Gateshead Photographer Shares Stunning Photos of the Quayside that'll Make you Proud to be from the North East
In a bid to take his photography to the next level, hobbyist photographer Adam Lang decided to buy his first real camera, a Sony A5000, for a trip to Prague in 2015
Getting out and about in the region at least once a week to take photographs, Adam now captures the essence of the city. ‘I’m less likely to get out unless the conditions are interesting, however I generally have a camera with me even if it’s not used because modern mirrorless cameras will fit in a pocket, so there’s really no reason not to take one out with you,’ he says.
While his favourite subject to shoot can change, Adam still holds cityscapes close to his heart. ‘Sometimes I love shooting portraits and getting to shoot some of my favourite bands. Although I’m probably happiest wandering a big city with my camera first thing in the morning when the light is nice – you can’t beat it.
‘A few people have said some of my work romanticises places and I do tend to try and create something that could have come from a movie or a comic book,’ he admits. ‘I love the mindfulness aspect of taking pictures as you can really get lost in the whole experience.’
Despite such great architecture, both old and new, across the North East, Adam says his favourite view is found where his photography journey started. ‘It has to be facing towards the Tyne Bridge with the Millennium Bridge behind you,’ he says. Although whenever Adam visits a new city (and of course takes his camera with him) there’s always something new to capture. ‘If I’m going to a new city I’ll usually do a bit of research and have a look on Instagram, I do love to just wander around and I find I get the best out of repeated visits to places – and you never know what you’re going to get when it comes to the light.’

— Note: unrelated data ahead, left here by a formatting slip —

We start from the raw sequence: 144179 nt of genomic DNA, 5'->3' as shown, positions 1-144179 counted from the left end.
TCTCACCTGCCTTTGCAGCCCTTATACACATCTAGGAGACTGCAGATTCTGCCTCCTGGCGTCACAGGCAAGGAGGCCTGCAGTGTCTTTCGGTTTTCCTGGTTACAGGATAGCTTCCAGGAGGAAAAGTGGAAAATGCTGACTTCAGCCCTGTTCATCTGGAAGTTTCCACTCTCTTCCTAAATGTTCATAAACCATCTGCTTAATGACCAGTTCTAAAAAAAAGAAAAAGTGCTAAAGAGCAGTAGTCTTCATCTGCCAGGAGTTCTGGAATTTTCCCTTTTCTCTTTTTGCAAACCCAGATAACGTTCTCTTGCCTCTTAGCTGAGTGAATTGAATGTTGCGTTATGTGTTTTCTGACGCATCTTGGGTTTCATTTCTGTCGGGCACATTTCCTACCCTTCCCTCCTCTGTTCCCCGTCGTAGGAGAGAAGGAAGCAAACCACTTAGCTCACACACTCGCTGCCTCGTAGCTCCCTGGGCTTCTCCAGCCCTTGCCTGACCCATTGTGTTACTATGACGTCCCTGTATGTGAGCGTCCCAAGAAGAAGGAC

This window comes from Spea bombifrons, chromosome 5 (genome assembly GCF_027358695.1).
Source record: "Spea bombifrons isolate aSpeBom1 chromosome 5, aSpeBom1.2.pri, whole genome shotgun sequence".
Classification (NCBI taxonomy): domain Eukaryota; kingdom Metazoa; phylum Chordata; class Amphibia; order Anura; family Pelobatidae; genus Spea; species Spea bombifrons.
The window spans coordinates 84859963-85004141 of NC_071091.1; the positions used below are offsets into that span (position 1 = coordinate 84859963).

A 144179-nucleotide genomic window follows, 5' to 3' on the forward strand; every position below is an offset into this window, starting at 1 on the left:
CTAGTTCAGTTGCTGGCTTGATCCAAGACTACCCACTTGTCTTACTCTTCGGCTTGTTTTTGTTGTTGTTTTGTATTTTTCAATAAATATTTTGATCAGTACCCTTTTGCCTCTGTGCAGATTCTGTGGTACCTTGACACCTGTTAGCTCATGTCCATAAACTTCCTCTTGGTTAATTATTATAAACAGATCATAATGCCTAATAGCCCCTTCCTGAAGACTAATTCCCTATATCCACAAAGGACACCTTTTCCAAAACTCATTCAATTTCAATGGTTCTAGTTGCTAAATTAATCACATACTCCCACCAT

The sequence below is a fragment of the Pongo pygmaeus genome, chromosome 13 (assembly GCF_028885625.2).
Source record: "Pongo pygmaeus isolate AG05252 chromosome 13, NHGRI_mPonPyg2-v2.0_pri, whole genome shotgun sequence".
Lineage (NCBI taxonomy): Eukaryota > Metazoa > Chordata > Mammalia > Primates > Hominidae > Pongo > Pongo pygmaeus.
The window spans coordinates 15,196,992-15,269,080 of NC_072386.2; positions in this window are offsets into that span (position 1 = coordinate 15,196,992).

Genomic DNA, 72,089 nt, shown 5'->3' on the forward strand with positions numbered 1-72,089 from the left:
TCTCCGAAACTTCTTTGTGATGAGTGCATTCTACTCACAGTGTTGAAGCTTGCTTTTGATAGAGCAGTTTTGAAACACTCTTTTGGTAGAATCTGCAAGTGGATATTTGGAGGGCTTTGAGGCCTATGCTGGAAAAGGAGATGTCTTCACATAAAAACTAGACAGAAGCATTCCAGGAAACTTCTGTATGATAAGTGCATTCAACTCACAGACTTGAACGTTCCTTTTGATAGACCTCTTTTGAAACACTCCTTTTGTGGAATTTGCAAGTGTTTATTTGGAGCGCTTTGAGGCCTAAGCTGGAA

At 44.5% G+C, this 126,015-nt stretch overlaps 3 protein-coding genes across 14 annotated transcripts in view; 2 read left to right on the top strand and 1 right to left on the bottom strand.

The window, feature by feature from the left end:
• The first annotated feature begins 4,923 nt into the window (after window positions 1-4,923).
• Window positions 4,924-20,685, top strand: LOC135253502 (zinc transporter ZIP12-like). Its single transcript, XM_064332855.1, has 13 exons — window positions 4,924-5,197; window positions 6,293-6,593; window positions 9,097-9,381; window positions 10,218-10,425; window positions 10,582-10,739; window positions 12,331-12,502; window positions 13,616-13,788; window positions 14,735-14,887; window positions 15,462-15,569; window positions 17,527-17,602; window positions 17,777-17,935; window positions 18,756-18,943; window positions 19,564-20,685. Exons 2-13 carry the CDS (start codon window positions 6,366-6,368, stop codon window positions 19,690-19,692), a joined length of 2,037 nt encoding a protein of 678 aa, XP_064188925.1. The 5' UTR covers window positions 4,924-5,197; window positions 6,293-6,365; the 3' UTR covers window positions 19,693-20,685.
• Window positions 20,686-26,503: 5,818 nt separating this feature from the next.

Despite growing support and more than 30,000 followers across social media, Adam explains why he doesn’t currently have any ambitions to turn his hobby into a professional career. ‘I’ve never wanted to go full-time with photography as I fear it would kill my passion for it,’ he says.
For anyone wanting to improve their skills or take up photography, Adam shares these tips: ‘A small camera is one that you’re more likely to take with you and try and get out when the conditions are interesting. Pictures of landmarks look way better at sunset or sunrise than they do at midday. And fog and snow also look better than a typical grey sky, so when you have the chance, make the most of it.’